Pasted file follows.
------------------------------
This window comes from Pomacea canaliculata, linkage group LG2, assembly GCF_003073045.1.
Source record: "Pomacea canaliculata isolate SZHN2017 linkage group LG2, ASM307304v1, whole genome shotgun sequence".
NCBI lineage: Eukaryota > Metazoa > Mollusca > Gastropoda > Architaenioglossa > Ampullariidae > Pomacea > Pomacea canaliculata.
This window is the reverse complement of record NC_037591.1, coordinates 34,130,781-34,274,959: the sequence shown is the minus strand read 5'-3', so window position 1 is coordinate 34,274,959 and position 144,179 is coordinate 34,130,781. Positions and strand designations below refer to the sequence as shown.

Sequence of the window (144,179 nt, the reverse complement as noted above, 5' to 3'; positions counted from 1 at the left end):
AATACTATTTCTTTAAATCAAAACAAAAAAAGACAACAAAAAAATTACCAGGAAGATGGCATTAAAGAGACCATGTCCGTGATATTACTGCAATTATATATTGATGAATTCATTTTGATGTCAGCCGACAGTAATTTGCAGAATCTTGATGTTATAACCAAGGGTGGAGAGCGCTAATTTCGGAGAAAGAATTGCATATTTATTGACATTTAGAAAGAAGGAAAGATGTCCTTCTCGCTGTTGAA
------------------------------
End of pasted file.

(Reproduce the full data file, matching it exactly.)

This window comes from Pomacea canaliculata, linkage group LG2, assembly GCF_003073045.1.
Source record: "Pomacea canaliculata isolate SZHN2017 linkage group LG2, ASM307304v1, whole genome shotgun sequence".
NCBI lineage: Eukaryota > Metazoa > Mollusca > Gastropoda > Architaenioglossa > Ampullariidae > Pomacea > Pomacea canaliculata.
This window is the reverse complement of record NC_037591.1, coordinates 34,130,781-34,274,959: the sequence shown is the minus strand read 5'-3', so window position 1 is coordinate 34,274,959 and position 144,179 is coordinate 34,130,781. Positions and strand designations below refer to the sequence as shown.

Sequence of the window (144,179 nt, the reverse complement as noted above, 5' to 3'; positions counted from 1 at the left end):
AATACTATTTCTTTAAATCAAAACAAAAAAAGACAACAAAAAAATTACCAGGAAGATGGCATTAAAGAGACCATGTCCGTGATATTACTGCAATTATATATTGATGAATTCATTTTGATGTCAGCCGACAGTAATTTGCAGAATCTTGATGTTATAACCAAGGGTGGAGAGCGCTAATTTCGGAGAAAGAATTGCATATTTATTGACATTTAGAAAGAAGGAAAGATGTCCTTCTCGCTGTTGAA